September 18, 2007

Last Two Collections from Sunday 9/16

These last two mushrooms from Sunday's outing took a lot of work, and I can only identify one to genus.

This little white, flying saucer-shaped mushroom turns out to be Clitopilus prunus. Perhaps its most distinguishing trait is that it smells strongly and exactly like cucumbers. The gills start out white and gradually turn light pink as the fruiting body ages. The spores are distinctive as well and are a color best described as cinnamon-pink in deposit. It's edible and supposedly quite good, though I haven't tried it and, due to the strong possibility of confusing it with any number of poisonous mushrooms this is not one for beginners to sample. It's quite common but probably overlooked because of its status as a LWM.
This is the one I can only identify down to genus, which in this case is Enteloma. The spores are hexagonal and not strongly apicular, ranging in size from 6μ x 6μ to 7μ x 6μ. The cap is fibrillose and striate at the margin. Gills are crowded and adnate with the stipe and there are no cystidia. The stipe is concolorous with the pileus at the base and fades to white at the apex and is hollow to slightly cartilage-stuffed. Odor is indistinct and the taste is slightly acrid. Mycelium is white. The specimens shown were found on fallen hemlock at an elevation of about 400m. On drying, the pileus turns olive. Anybody have ideas about species?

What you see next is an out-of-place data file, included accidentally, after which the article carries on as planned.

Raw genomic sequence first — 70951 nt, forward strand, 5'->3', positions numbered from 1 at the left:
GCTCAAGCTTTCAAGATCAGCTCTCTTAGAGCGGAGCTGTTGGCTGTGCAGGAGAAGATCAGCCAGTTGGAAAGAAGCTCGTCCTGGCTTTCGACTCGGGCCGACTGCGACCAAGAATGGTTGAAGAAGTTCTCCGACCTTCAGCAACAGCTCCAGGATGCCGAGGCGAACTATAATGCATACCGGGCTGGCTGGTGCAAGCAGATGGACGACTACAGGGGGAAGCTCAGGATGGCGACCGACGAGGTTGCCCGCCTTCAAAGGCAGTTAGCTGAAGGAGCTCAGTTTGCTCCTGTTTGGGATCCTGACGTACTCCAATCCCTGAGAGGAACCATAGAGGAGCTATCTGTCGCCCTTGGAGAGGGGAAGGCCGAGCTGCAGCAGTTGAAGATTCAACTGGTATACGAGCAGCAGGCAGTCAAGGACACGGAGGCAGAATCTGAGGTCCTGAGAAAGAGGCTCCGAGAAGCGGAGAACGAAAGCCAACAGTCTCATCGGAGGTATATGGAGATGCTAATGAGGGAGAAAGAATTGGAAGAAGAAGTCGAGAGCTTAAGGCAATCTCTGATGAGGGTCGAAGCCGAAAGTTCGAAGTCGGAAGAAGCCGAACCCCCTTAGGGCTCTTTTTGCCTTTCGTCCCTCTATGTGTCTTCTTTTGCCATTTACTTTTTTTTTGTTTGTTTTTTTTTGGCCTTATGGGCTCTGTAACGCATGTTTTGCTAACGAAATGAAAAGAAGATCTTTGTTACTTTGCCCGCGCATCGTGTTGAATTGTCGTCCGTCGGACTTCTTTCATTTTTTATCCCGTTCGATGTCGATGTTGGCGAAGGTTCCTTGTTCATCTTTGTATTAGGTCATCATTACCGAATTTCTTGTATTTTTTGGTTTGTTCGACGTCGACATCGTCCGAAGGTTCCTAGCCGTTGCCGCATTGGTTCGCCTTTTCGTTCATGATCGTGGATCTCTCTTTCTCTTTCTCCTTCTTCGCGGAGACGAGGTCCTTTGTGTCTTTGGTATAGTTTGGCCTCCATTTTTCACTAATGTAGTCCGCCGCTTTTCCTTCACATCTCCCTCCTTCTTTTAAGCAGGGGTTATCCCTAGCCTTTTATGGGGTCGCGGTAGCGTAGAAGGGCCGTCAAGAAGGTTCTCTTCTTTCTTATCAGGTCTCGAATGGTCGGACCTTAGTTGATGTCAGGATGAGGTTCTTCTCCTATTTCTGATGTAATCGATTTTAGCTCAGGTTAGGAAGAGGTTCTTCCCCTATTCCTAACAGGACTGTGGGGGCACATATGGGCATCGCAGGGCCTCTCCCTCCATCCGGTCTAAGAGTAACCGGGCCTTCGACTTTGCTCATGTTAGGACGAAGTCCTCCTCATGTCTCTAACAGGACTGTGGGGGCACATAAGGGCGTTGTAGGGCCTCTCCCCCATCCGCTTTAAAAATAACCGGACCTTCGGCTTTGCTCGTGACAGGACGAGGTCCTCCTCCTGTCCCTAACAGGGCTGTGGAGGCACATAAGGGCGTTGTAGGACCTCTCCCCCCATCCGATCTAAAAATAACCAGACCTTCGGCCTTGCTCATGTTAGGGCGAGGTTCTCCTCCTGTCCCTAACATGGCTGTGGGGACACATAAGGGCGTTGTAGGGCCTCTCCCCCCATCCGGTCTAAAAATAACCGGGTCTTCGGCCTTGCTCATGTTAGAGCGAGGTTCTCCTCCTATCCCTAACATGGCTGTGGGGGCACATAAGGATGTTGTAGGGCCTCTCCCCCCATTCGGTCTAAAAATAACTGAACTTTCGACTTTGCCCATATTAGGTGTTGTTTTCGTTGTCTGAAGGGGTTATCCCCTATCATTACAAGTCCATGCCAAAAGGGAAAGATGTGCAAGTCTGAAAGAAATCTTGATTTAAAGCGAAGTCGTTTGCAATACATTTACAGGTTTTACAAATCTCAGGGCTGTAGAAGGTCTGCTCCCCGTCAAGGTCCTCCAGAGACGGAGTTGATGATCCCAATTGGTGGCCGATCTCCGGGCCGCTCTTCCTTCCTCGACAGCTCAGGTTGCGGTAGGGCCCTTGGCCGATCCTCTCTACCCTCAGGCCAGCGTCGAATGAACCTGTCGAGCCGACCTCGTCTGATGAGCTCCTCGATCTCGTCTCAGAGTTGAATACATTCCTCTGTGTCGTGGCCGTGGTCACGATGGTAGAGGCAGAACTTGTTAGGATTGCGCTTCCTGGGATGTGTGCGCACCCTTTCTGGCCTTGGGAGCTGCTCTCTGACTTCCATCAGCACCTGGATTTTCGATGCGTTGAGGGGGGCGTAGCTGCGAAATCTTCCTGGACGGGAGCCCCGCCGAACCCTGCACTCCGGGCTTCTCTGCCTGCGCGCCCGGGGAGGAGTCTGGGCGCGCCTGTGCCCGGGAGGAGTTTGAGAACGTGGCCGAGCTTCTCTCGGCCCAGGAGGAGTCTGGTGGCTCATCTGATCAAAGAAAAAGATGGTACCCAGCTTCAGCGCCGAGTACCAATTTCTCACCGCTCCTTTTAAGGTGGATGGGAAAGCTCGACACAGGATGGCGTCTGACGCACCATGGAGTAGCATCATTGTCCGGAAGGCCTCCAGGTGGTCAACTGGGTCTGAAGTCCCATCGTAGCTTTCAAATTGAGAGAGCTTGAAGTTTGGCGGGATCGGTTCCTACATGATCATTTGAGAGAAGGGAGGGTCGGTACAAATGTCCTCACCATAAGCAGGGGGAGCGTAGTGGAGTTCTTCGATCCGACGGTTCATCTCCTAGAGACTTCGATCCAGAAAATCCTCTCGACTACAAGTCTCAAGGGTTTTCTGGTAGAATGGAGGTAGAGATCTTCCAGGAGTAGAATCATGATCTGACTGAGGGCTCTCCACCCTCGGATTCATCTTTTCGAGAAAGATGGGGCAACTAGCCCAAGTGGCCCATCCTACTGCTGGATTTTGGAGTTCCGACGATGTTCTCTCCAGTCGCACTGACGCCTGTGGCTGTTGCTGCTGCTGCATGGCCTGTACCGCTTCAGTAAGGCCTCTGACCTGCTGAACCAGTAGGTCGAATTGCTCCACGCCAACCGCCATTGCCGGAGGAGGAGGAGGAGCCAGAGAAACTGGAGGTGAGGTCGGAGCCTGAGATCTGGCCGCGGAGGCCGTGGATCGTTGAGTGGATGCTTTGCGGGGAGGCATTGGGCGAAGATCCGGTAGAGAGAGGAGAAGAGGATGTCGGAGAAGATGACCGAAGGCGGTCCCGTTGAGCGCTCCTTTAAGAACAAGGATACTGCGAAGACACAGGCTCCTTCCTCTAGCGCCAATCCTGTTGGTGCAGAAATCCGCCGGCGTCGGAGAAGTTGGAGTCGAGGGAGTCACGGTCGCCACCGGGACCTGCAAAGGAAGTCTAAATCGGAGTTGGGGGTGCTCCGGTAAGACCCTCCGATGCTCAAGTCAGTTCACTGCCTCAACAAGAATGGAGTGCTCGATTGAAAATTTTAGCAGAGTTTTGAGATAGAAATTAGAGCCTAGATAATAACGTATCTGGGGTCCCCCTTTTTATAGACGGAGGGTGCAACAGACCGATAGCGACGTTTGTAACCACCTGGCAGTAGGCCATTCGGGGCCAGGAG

Sphere: Related Content